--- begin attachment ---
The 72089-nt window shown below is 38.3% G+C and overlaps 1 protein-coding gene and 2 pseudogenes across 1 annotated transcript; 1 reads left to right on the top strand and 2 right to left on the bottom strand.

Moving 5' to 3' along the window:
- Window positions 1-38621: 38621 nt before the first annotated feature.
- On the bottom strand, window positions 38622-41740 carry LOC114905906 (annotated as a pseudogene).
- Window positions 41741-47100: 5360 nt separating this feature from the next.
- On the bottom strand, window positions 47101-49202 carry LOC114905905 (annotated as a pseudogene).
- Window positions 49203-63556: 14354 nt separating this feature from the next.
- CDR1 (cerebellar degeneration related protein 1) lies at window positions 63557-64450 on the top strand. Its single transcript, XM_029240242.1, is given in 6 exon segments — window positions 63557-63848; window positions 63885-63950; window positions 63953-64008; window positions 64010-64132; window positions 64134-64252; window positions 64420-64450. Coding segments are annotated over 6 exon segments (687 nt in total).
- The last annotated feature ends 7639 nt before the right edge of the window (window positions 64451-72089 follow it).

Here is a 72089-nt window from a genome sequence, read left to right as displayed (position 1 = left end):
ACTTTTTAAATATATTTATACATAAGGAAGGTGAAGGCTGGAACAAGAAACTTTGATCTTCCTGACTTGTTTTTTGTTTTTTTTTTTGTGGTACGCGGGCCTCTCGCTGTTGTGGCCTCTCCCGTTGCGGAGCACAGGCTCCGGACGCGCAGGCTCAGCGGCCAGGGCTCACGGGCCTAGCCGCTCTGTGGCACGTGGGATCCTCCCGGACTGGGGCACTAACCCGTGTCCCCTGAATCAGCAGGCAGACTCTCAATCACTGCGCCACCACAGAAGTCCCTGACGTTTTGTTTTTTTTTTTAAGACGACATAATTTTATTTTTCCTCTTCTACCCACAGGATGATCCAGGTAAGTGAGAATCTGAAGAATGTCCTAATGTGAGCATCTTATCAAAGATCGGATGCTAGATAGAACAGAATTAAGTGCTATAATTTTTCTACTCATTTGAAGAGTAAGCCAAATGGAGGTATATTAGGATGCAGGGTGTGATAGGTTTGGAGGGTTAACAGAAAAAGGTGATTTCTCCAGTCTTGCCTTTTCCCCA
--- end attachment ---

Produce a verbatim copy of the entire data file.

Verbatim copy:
The 72089-nt window shown below is 38.3% G+C and overlaps 1 protein-coding gene and 2 pseudogenes across 1 annotated transcript; 1 reads left to right on the top strand and 2 right to left on the bottom strand.

Moving 5' to 3' along the window:
- Window positions 1-38621: 38621 nt before the first annotated feature.
- On the bottom strand, window positions 38622-41740 carry LOC114905906 (annotated as a pseudogene).
- Window positions 41741-47100: 5360 nt separating this feature from the next.
- On the bottom strand, window positions 47101-49202 carry LOC114905905 (annotated as a pseudogene).
- Window positions 49203-63556: 14354 nt separating this feature from the next.
- CDR1 (cerebellar degeneration related protein 1) lies at window positions 63557-64450 on the top strand. Its single transcript, XM_029240242.1, is given in 6 exon segments — window positions 63557-63848; window positions 63885-63950; window positions 63953-64008; window positions 64010-64132; window positions 64134-64252; window positions 64420-64450. Coding segments are annotated over 6 exon segments (687 nt in total).
- The last annotated feature ends 7639 nt before the right edge of the window (window positions 64451-72089 follow it).

Here is a 72089-nt window from a genome sequence, read left to right as displayed (position 1 = left end):
ACTTTTTAAATATATTTATACATAAGGAAGGTGAAGGCTGGAACAAGAAACTTTGATCTTCCTGACTTGTTTTTTGTTTTTTTTTTTGTGGTACGCGGGCCTCTCGCTGTTGTGGCCTCTCCCGTTGCGGAGCACAGGCTCCGGACGCGCAGGCTCAGCGGCCAGGGCTCACGGGCCTAGCCGCTCTGTGGCACGTGGGATCCTCCCGGACTGGGGCACTAACCCGTGTCCCCTGAATCAGCAGGCAGACTCTCAATCACTGCGCCACCACAGAAGTCCCTGACGTTTTGTTTTTTTTTTTAAGACGACATAATTTTATTTTTCCTCTTCTACCCACAGGATGATCCAGGTAAGTGAGAATCTGAAGAATGTCCTAATGTGAGCATCTTATCAAAGATCGGATGCTAGATAGAACAGAATTAAGTGCTATAATTTTTCTACTCATTTGAAGAGTAAGCCAAATGGAGGTATATTAGGATGCAGGGTGTGATAGGTTTGGAGGGTTAACAGAAAAAGGTGATTTCTCCAGTCTTGCCTTTTCCCCA